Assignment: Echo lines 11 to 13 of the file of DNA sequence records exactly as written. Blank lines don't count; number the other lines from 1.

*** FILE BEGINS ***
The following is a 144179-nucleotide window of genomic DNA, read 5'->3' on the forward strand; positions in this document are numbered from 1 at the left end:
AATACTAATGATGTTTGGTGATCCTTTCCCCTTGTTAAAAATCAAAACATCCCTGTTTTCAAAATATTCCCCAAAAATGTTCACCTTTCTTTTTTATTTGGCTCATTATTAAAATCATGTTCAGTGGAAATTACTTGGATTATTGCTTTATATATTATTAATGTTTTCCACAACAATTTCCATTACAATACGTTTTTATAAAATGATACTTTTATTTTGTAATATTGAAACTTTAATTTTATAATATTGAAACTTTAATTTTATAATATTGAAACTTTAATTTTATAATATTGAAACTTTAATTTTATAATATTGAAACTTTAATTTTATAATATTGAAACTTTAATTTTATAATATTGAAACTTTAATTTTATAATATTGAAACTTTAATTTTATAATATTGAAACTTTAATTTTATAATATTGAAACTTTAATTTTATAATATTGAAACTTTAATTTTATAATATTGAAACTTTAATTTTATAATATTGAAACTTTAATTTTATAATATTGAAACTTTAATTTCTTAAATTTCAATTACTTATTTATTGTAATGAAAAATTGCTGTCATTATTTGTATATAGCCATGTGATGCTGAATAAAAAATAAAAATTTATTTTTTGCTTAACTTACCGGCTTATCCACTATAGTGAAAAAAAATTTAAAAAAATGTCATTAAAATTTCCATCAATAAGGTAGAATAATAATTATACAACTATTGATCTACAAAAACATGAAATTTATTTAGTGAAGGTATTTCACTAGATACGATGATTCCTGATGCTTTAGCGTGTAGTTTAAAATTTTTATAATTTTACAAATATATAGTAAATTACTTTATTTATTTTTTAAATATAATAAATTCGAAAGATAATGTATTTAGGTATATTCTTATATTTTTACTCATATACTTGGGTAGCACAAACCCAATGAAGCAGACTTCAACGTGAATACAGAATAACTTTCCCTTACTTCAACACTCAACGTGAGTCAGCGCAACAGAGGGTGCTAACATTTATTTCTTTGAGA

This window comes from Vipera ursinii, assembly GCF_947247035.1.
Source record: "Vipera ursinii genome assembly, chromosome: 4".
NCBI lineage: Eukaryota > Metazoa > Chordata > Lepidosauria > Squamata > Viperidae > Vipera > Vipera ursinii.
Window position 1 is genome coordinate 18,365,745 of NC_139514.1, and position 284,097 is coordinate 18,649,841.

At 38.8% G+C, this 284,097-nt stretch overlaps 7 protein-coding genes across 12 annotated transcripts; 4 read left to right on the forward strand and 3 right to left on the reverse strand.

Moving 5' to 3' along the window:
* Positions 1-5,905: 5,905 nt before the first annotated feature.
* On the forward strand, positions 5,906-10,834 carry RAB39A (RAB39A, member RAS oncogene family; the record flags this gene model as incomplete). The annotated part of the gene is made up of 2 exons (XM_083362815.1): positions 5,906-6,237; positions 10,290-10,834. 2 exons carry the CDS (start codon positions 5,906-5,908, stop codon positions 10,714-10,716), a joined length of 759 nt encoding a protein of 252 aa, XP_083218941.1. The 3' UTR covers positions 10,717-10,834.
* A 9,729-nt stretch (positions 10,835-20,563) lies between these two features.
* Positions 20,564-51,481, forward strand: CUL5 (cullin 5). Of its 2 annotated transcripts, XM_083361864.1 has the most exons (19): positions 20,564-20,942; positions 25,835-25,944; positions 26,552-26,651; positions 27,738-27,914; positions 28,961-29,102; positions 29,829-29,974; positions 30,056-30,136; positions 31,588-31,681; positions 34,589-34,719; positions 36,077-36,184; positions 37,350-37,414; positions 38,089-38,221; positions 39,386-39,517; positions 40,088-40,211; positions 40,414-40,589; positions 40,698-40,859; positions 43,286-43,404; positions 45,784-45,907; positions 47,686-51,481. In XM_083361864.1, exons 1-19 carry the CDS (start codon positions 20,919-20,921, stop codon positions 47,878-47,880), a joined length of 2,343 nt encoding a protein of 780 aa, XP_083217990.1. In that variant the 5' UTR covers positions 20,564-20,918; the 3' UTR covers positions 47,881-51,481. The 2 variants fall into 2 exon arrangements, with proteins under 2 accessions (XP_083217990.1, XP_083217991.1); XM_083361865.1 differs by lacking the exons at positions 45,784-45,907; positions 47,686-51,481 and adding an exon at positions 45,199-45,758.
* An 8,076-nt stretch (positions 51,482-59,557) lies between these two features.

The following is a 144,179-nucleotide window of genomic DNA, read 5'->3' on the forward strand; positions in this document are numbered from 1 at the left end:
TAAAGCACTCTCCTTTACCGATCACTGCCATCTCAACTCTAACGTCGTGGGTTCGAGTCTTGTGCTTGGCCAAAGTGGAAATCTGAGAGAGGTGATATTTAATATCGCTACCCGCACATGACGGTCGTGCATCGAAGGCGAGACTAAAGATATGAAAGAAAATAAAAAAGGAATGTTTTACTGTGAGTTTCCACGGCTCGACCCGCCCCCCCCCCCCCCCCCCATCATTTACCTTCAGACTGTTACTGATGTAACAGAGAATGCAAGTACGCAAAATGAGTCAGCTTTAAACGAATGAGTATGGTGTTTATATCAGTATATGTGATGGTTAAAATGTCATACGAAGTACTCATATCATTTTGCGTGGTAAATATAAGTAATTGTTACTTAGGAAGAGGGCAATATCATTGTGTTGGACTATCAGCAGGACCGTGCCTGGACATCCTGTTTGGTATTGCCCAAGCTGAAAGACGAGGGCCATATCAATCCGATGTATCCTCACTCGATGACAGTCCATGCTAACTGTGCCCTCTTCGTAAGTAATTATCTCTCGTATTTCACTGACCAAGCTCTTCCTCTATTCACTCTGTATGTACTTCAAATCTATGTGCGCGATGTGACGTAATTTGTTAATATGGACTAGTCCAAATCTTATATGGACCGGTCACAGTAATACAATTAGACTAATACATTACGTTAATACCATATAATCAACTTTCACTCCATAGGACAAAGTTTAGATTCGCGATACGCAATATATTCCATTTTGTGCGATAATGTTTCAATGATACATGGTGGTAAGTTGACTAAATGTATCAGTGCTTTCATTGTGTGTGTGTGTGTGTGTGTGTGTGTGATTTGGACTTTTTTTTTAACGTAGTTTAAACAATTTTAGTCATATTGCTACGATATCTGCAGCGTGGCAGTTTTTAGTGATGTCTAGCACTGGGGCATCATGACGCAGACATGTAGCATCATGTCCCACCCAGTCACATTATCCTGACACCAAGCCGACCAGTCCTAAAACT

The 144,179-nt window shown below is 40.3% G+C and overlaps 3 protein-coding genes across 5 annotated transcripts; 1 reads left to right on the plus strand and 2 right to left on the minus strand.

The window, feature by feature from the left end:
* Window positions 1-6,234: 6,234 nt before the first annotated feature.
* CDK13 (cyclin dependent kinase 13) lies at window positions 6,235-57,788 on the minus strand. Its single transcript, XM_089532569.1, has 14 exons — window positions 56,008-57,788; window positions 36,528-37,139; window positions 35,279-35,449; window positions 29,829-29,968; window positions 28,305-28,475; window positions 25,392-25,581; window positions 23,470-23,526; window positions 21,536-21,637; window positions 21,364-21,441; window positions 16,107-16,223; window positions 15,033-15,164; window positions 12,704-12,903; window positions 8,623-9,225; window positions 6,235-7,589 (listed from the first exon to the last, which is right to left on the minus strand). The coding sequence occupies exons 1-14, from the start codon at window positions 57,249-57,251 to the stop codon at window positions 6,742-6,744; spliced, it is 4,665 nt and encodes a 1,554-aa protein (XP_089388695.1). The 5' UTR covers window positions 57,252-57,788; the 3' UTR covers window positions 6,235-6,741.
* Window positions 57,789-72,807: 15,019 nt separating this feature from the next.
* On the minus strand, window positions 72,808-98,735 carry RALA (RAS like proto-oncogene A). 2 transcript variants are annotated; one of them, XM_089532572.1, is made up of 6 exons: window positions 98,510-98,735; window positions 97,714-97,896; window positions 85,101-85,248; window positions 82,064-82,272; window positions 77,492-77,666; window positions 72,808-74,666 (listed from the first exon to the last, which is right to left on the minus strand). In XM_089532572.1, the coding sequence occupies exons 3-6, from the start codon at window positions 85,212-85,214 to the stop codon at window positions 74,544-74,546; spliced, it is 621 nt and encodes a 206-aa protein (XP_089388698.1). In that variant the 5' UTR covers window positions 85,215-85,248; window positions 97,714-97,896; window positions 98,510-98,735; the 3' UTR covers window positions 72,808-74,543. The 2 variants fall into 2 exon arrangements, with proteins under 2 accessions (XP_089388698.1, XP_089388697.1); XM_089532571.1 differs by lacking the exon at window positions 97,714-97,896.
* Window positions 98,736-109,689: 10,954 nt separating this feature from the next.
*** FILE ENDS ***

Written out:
* A 9,729-nt stretch (positions 10,835-20,563) lies between these two features.
* Positions 20,564-51,481, forward strand: CUL5 (cullin 5). Of its 2 annotated transcripts, XM_083361864.1 has the most exons (19): positions 20,564-20,942; positions 25,835-25,944; positions 26,552-26,651; positions 27,738-27,914; positions 28,961-29,102; positions 29,829-29,974; positions 30,056-30,136; positions 31,588-31,681; positions 34,589-34,719; positions 36,077-36,184; positions 37,350-37,414; positions 38,089-38,221; positions 39,386-39,517; positions 40,088-40,211; positions 40,414-40,589; positions 40,698-40,859; positions 43,286-43,404; positions 45,784-45,907; positions 47,686-51,481. In XM_083361864.1, exons 1-19 carry the CDS (start codon positions 20,919-20,921, stop codon positions 47,878-47,880), a joined length of 2,343 nt encoding a protein of 780 aa, XP_083217990.1. In that variant the 5' UTR covers positions 20,564-20,918; the 3' UTR covers positions 47,881-51,481. The 2 variants fall into 2 exon arrangements, with proteins under 2 accessions (XP_083217990.1, XP_083217991.1); XM_083361865.1 differs by lacking the exons at positions 45,784-45,907; positions 47,686-51,481 and adding an exon at positions 45,199-45,758.
* An 8,076-nt stretch (positions 51,482-59,557) lies between these two features.